TablaTabla – A magical drum of India

September 13, 2021by admin0

The tabla is a Hindu collapse instrument widely used in Indian devotional and meditative music. It includes a pair of drums, the smaller, higher-pitched right (daya), and the larger, deeper-sounding left (baya). Tabla is perfect for practicing without bugging the neighbors or fetching up large spaces.   Tabla is a percussion instrument made of metal,...

The tabla is a Hindu collapse instrument widely used in Indian devotional and meditative music. It includes a pair of drums, the smaller, higher-pitched right (daya), and the larger, deeper-sounding left (baya). Tabla is perfect for practicing without bugging the neighbors or fetching up large spaces.

 

Tabla is a percussion instrument made of metal, wood, aluminum, brass, steel, cloth, clay, copper, rice, wheat, plant fiber, iron, nickel, gum, soot, charcoal powder, goatskin, buffalo skin, leather, and glue. 

 

This is a classic instrument that is initiated in various parts of North India. It is a basic rhythmic match to solo and instrumental music items and also a solo performance instrument.

 

Tabla comes from the Arabic word tabla, meaning an instrument facing upwards, with a flat surface or drum. 

 

It is accepted that tabla was made up by Amir Khusro, a Sufi poet and musician of the 13th century patronized by Sultan Alauddin Khalji. Khusro trims the pakhawaj into two parts to make up tabla.

 

Tabla has a hard-playing technique. It needs extensive use of fingers and palms which generates a wide variety of various sounds and rhythms called mnemonic syllables. It is performed in two ways- band bol and khula bol.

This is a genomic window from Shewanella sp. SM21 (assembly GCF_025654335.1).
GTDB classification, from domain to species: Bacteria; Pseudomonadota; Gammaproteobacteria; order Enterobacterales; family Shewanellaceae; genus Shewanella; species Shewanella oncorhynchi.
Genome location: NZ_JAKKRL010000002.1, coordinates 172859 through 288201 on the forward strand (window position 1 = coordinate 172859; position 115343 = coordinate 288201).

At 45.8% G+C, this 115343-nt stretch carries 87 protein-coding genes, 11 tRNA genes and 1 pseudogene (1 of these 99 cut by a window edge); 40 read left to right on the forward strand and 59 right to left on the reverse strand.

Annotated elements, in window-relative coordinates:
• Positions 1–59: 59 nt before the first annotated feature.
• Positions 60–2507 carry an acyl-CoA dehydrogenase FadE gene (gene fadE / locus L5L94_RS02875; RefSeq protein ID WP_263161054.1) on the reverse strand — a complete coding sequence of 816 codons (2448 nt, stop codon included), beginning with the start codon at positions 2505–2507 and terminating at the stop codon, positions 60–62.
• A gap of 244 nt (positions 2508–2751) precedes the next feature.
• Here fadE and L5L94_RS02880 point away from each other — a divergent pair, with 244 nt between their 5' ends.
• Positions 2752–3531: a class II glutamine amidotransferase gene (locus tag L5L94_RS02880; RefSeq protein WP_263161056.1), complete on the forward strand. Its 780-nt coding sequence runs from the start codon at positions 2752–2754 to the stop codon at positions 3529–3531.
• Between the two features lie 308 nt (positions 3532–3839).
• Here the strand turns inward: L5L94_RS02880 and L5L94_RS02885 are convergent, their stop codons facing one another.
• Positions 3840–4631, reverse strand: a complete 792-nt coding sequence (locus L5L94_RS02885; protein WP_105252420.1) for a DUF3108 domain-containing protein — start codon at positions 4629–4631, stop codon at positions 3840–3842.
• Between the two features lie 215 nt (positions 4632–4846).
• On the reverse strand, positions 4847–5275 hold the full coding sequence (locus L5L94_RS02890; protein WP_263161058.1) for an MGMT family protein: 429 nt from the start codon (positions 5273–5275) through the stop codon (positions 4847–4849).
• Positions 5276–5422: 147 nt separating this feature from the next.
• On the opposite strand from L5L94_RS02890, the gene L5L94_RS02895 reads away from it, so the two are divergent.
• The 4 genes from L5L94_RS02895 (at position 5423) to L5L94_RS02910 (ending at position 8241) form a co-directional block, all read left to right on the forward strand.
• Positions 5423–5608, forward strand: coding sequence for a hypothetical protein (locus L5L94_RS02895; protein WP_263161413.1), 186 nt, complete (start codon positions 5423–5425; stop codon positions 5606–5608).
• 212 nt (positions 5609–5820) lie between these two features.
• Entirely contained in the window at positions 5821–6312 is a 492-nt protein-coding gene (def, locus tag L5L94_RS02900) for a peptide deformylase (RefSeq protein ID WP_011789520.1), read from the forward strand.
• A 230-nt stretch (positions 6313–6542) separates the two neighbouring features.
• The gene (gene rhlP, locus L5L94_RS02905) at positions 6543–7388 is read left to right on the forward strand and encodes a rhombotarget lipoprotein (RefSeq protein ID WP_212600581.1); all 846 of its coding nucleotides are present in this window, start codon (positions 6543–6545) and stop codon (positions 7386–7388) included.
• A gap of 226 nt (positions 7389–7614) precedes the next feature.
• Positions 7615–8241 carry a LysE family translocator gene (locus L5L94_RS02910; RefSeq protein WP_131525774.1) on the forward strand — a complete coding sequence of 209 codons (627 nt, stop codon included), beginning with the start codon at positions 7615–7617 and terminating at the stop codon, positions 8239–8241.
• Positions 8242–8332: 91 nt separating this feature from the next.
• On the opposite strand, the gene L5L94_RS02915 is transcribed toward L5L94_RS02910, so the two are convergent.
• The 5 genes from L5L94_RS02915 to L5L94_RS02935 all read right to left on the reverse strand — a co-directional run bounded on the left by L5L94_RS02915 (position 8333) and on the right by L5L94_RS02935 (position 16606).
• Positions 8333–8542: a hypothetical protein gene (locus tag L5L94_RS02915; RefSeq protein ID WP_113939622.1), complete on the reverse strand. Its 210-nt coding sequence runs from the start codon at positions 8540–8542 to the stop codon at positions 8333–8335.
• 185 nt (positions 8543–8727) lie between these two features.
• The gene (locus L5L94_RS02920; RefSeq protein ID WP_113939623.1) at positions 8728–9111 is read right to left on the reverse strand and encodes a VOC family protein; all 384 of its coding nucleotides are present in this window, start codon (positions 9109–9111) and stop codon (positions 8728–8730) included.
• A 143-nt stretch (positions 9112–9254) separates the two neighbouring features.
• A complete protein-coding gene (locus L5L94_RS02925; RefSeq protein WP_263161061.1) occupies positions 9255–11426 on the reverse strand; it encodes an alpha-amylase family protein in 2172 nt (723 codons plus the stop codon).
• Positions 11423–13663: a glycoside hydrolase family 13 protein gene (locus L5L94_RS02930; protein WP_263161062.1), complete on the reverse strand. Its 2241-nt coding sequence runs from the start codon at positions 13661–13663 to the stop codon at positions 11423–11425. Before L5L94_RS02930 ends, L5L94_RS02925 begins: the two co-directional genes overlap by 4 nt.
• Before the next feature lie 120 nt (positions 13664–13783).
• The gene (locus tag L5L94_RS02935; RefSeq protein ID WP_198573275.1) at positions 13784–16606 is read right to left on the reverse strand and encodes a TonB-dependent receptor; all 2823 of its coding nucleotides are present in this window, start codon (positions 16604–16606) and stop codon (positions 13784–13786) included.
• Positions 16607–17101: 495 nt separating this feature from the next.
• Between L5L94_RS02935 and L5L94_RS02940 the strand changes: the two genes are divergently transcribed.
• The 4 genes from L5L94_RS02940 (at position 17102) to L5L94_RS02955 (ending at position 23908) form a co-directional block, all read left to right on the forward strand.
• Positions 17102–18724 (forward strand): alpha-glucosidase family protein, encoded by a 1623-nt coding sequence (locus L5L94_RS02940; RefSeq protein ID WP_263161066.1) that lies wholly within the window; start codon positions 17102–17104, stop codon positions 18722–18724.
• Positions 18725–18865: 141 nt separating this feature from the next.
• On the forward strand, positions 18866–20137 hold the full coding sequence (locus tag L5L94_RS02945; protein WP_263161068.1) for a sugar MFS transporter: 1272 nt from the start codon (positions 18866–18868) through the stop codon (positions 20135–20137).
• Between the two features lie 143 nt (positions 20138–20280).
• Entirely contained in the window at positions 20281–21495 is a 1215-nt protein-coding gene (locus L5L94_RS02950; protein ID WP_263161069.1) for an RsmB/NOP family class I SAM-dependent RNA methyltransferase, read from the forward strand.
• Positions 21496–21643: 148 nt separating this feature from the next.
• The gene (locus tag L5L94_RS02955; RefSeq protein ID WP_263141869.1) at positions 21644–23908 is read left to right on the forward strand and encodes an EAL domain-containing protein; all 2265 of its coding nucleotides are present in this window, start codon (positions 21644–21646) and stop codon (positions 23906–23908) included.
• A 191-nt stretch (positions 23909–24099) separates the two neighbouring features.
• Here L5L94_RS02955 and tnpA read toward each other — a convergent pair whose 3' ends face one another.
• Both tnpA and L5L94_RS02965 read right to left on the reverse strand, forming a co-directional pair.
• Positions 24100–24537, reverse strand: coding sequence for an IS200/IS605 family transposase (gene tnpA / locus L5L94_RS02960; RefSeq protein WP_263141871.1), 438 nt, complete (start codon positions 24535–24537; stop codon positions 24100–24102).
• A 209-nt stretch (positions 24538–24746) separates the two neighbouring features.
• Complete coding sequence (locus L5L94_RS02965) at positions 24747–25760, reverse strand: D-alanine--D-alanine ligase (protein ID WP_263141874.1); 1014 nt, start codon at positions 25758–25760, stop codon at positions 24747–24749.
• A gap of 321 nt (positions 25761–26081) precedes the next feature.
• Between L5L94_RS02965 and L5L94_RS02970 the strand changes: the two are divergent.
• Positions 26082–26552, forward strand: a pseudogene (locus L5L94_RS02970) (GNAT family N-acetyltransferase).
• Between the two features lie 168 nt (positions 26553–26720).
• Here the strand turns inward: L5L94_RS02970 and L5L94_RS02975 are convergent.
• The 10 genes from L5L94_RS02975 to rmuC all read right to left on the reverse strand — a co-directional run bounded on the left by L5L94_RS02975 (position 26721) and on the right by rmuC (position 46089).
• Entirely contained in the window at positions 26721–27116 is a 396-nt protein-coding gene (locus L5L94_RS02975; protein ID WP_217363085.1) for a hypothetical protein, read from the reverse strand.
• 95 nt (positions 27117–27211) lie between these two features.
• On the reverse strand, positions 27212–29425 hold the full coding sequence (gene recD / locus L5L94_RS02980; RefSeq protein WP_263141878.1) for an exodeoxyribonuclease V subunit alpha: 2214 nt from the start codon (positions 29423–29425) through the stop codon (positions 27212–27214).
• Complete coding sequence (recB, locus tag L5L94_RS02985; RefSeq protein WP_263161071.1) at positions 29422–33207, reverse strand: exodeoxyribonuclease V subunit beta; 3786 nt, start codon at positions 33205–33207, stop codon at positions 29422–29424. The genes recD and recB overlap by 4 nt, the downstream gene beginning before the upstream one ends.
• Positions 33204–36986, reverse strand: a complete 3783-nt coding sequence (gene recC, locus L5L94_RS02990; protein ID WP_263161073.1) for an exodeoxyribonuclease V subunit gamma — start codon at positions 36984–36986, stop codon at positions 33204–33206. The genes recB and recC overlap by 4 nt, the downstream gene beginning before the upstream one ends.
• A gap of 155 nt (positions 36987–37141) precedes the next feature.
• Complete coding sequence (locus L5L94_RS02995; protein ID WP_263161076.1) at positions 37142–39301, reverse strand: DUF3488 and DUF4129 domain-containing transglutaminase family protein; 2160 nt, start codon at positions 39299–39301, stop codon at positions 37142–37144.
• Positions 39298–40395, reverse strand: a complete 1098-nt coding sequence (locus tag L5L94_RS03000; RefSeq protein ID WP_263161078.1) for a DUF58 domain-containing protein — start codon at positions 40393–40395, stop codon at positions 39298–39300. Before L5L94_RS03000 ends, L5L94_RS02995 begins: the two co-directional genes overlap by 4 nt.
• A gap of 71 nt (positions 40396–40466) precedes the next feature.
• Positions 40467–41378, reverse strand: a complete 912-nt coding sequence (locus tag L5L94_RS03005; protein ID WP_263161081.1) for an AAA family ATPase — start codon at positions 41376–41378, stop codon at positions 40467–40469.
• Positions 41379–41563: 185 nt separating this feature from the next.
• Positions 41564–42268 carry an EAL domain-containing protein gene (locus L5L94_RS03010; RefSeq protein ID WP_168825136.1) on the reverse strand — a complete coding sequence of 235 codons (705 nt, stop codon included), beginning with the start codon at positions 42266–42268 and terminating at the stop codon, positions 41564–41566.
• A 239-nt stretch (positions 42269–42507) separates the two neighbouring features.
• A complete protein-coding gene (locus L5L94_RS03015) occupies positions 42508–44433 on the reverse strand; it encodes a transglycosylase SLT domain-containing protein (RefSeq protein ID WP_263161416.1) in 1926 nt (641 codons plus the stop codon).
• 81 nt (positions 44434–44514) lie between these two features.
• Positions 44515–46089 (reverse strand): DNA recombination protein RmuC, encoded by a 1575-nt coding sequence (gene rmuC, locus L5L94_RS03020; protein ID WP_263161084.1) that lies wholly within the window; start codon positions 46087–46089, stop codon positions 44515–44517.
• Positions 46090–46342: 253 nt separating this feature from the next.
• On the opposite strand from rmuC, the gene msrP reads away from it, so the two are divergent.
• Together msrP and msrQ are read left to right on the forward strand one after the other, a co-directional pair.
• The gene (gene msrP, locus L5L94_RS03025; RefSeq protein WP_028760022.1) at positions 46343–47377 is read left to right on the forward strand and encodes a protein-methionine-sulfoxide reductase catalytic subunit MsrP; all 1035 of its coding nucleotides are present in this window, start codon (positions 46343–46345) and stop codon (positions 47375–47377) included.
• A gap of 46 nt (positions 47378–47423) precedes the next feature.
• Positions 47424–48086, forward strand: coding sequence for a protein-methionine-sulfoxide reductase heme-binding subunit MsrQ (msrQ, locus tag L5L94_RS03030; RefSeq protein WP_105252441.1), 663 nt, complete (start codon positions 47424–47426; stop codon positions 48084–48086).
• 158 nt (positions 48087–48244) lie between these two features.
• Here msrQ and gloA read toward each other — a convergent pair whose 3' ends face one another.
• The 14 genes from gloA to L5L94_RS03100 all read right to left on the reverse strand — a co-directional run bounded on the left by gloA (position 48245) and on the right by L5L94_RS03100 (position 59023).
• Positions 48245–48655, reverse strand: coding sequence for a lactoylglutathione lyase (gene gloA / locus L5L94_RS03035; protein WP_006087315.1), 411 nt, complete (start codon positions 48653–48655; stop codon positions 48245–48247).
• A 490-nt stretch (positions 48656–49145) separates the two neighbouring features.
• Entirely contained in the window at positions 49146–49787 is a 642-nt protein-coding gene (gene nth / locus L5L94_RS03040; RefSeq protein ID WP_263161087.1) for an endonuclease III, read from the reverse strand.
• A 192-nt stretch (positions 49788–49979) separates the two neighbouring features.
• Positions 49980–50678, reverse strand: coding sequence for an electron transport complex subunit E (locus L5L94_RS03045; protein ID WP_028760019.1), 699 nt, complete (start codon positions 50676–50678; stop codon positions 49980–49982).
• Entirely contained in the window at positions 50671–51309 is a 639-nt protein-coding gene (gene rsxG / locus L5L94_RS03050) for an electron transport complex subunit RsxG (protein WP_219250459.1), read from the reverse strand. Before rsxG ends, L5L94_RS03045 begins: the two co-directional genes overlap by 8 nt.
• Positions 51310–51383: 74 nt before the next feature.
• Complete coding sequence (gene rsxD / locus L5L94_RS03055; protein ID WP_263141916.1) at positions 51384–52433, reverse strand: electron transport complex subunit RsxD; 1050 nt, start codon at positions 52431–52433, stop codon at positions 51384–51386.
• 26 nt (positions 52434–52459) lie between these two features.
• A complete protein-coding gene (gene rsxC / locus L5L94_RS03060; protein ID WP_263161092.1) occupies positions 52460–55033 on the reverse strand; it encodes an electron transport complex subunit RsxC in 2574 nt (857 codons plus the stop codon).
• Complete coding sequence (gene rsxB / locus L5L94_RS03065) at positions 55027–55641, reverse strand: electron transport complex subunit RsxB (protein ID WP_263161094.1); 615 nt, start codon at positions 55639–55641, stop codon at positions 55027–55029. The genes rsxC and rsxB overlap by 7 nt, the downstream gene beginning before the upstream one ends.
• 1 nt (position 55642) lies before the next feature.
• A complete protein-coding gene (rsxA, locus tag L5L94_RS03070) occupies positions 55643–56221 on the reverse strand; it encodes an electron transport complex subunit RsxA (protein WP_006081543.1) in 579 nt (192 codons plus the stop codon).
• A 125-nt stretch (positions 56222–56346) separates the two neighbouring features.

Tabla is used in various forms of music- classical music, qawali, bhajan, kirtan, ghazal, folk music, etc.

 

The playing surface of both the drums is made from goatskin, tight over the top. A small membrane on the periphery on top of the large membrane is called Kinara or Chanti. 

 

The parchment called pudi or chhavani is laced to a plaited strip called ‘gajra’ made from four or five leather braces. Gajra is set to the mouth of the drum through leather braces called ‘baddhi’, which is laced to another ring at the bottom of the tabla. 

 

There are sixteen holes or ‘ghar’ to which the braces are placed at the same distance. In the right drum, there are eight tune-up blocks or ‘gatta’ which come up or down to vary the tension of the pudi. 

 

A black paste charged in layers on the parchment, called syahi. Significant rhythmic support to solo and instrumental music items as well as a solo performance instrument.

 

Both drums are put on ring-shaped holders made from plant fiber wrapped with cloth, to balance them while performing. The tabla is put in a slant place away from the players’ body, during playing. 

 

The range of tunes relies on the size of the Dayan. Common tunes can be composed by striking a small hammer on the gajra. Dayan is tuned to the root note (Sa), on which the playing is based.

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